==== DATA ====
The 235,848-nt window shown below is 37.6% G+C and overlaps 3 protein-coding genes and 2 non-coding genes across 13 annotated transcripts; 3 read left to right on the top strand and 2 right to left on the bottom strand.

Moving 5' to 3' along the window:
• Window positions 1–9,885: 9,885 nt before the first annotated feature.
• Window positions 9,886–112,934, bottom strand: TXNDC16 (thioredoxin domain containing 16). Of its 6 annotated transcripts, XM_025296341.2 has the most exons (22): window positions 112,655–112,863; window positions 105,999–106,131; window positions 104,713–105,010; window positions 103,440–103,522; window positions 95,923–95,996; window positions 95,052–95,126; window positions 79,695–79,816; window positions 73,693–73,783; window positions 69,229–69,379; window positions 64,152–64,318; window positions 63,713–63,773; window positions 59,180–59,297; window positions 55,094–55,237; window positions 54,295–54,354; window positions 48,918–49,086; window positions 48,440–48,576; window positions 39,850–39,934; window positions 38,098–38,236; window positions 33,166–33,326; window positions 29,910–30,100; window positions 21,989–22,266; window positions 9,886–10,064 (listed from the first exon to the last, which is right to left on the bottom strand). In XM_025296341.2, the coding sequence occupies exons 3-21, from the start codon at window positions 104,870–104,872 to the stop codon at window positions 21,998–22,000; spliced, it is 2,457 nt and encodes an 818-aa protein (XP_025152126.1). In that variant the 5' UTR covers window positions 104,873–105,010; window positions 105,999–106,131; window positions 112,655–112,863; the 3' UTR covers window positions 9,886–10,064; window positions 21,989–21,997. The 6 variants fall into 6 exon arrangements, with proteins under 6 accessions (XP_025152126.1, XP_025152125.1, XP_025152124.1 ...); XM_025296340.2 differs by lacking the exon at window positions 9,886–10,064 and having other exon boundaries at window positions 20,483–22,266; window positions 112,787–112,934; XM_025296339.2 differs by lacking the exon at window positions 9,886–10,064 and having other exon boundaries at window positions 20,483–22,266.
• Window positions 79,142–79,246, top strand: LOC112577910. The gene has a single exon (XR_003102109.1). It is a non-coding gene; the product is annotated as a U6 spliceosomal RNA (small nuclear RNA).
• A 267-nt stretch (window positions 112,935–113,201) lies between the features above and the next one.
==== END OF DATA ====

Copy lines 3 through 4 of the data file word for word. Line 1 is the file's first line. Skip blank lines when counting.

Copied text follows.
• Window positions 1–9,885: 9,885 nt before the first annotated feature.
• Window positions 9,886–112,934, bottom strand: TXNDC16 (thioredoxin domain containing 16). Of its 6 annotated transcripts, XM_025296341.2 has the most exons (22): window positions 112,655–112,863; window positions 105,999–106,131; window positions 104,713–105,010; window positions 103,440–103,522; window positions 95,923–95,996; window positions 95,052–95,126; window positions 79,695–79,816; window positions 73,693–73,783; window positions 69,229–69,379; window positions 64,152–64,318; window positions 63,713–63,773; window positions 59,180–59,297; window positions 55,094–55,237; window positions 54,295–54,354; window positions 48,918–49,086; window positions 48,440–48,576; window positions 39,850–39,934; window positions 38,098–38,236; window positions 33,166–33,326; window positions 29,910–30,100; window positions 21,989–22,266; window positions 9,886–10,064 (listed from the first exon to the last, which is right to left on the bottom strand). In XM_025296341.2, the coding sequence occupies exons 3-21, from the start codon at window positions 104,870–104,872 to the stop codon at window positions 21,998–22,000; spliced, it is 2,457 nt and encodes an 818-aa protein (XP_025152126.1). In that variant the 5' UTR covers window positions 104,873–105,010; window positions 105,999–106,131; window positions 112,655–112,863; the 3' UTR covers window positions 9,886–10,064; window positions 21,989–21,997. The 6 variants fall into 6 exon arrangements, with proteins under 6 accessions (XP_025152126.1, XP_025152125.1, XP_025152124.1 ...); XM_025296340.2 differs by lacking the exon at window positions 9,886–10,064 and having other exon boundaries at window positions 20,483–22,266; window positions 112,787–112,934; XM_025296339.2 differs by lacking the exon at window positions 9,886–10,064 and having other exon boundaries at window positions 20,483–22,266.